The city recently released statistics from the Honolulu Medical Examiner’s Office showing that 127 homeless people died on Oahu in 2019, an increase over the previous two years….

read … Caldwell Talks Homelessness, HUD and Honolulu Rail In Washington DC

‘Houseless’ are Refusing to Accept Shelter, must be Forced off Streets

MN: … Let me elaborate on this. James (not his real name) is a man well known in the homeless community because he persistently asks me and others to stop using the word homeless and instead use houseless. James is perfectly happy living as he does on the streets and refusing the available services that will get him into a home. He is one of the people I do not consider homeless but would instead call houseless. For now, he is comfortable living as he does and is obviously at home living on the streets.

Why am I am making this distinction? Well, for two reasons. First, agencies aiding the homeless are already restrained in what they say; the work is difficult enough without the constant energy-wasting burden to be more politically correct.

And second, the Maui Homeless Alliance is working diligently to help people find a home, and the ones that I would call homeless are those they can successfully help. They are the ones who are not comfortable living a houseless lifestyle and realize that to thrive they need to be in the safety of a stable home. The ones who insist they are not homeless but houseless are the ones who (for the time being) are refusing help….

(Solution: Apply more force.)

read … Homeless and houseless can mean different things

Sit-lie ban, why not Kona?

WHT: … In 2014, Oahu implemented a county ordinance known as the sit-lie ban. Starting in Waikiki, homelessness reportedly dropped 83% in the first two years. Hawaii Tourism Authority president George Szigeti praised compassionate disruption, as the sit-lie ban is otherwise known, for “virtually eliminating homelessness in most high traffic areas.” The ordinance has since expanded to over 15 additional zones on Oahu….

Why not Kona?

The Kona police department told me they have no enforceable vagrancy laws, impeding their attempts to clear sidewalks and makeshift camps. We need to house and support the homeless; few disagree with those longterm goals. However, leaving people on the streets shortterm isn’t safe, hygienic or acceptable….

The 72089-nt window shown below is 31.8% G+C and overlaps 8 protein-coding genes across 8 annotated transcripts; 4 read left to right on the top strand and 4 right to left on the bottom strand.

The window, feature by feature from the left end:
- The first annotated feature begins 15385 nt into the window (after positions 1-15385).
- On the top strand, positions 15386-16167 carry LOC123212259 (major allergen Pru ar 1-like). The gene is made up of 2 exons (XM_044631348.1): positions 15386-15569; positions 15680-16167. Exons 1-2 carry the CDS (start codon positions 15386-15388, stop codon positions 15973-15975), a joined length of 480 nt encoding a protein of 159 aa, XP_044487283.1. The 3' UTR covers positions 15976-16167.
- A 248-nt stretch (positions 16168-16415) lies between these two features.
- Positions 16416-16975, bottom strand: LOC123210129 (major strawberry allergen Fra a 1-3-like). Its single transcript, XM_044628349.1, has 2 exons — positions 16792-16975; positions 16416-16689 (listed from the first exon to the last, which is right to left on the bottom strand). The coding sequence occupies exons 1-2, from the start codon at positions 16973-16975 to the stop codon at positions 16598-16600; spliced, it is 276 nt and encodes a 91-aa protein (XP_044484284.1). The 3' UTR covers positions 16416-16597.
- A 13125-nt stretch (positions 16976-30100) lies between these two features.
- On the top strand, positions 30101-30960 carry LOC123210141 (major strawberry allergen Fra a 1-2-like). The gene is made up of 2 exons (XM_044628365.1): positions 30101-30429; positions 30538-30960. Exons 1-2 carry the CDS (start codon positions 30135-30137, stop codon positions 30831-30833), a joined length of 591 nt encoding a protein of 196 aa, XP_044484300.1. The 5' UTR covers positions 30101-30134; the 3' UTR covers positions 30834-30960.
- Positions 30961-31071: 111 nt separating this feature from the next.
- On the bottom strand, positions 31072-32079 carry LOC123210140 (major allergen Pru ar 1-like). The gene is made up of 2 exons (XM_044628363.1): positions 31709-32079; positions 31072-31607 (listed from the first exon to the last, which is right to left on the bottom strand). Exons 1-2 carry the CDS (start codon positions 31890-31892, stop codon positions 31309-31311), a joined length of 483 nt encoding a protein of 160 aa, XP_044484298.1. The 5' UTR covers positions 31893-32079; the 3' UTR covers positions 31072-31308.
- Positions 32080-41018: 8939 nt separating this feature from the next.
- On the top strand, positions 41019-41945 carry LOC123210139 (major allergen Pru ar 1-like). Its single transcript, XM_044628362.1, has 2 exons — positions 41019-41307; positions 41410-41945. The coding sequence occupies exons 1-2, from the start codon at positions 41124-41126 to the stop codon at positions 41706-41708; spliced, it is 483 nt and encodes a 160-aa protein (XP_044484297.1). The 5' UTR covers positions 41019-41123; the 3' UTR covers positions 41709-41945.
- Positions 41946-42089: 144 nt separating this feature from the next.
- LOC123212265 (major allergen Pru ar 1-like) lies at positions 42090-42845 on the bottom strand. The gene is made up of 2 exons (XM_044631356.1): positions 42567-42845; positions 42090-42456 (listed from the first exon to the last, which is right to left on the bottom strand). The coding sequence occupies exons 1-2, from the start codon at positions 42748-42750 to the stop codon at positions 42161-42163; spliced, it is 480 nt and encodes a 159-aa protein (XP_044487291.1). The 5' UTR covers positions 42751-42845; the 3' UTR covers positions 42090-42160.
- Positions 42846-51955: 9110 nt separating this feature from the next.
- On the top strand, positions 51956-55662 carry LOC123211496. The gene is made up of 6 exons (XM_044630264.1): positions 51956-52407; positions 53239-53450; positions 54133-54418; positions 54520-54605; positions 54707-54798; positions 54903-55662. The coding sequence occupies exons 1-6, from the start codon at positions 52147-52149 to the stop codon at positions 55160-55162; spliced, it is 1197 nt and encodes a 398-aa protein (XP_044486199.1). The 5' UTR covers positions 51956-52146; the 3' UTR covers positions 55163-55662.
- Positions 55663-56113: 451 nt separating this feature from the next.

read … Sit-lie ban, why not Kona?

Defense Lawyers Upset After Efforts to Discourage Witness Undermined by Prosecutor

HNN: … Grace Pineda was beaten with a hammer in 2018 allegedly by her boyfriend, Kristopher Kalani.

Pineda, then 31 years old, had broken bones in her face and a head injury.

But earlier this week, she was arrested by the Honolulu prosecutor’s office with the help of deputy sheriffs for a traffic warrant that was issued six months ago.

Prosecutors recently started looking for warrants of witnesses and victims who are set to testify in upcoming trials.

Kalani’s attempted murder trial starts on February 3, less than two weeks….

“They could have resolved that or reconciled that some other way,” said Nanci Kreidman of the Domestic Violence Action Center, who believes the stepped up enforcement is meant to send a message to victims who may back out of testifying…

Kalani is being held without bail because of his lengthy and violent criminal past. He served a 10 year sentence for killing a man in a 2006 beating and was charged with assault of a police officer….

read … Prosecutor’s office arresting witnesses, victims with warrants ahead of them testifying

Lawsuit Claims Guards Had Suicidal Inmate Cuffed, Let Him Bleed To Death

CB: … Cheyenne Chong filed suit in 1st Circuit Court on behalf of her father, Wesley Chong, who died while in custody in 2017 at the Kulani Correctional Facility, a minimum security prison in Hilo.

The complaint alleges that correctional officers found Chong, who was serving a life sentence for manslaughter, “bleeding profusely” in a bathroom with lengthwise cuts on both forearms on June 15, 2017.

But instead of calling emergency services right away, the guards ordered another inmate to drag him out of the bathroom and handcuff him…

The press release on the day of Wesley Chong’s death offered few details.

It said that at about 2:45 a.m. prison staff responded to distress calls in one of the dorms and that staff began administering aid. A staff member called 911, according to the news release, and another performed CPR until emergency personnel arrived to take over at 3:36 a.m. Chong was pronounced dead at 3:43 a.m….

read … Lawsuit Claims Guards Had Suicidal Inmate Cuffed, Let Him Bleed To Death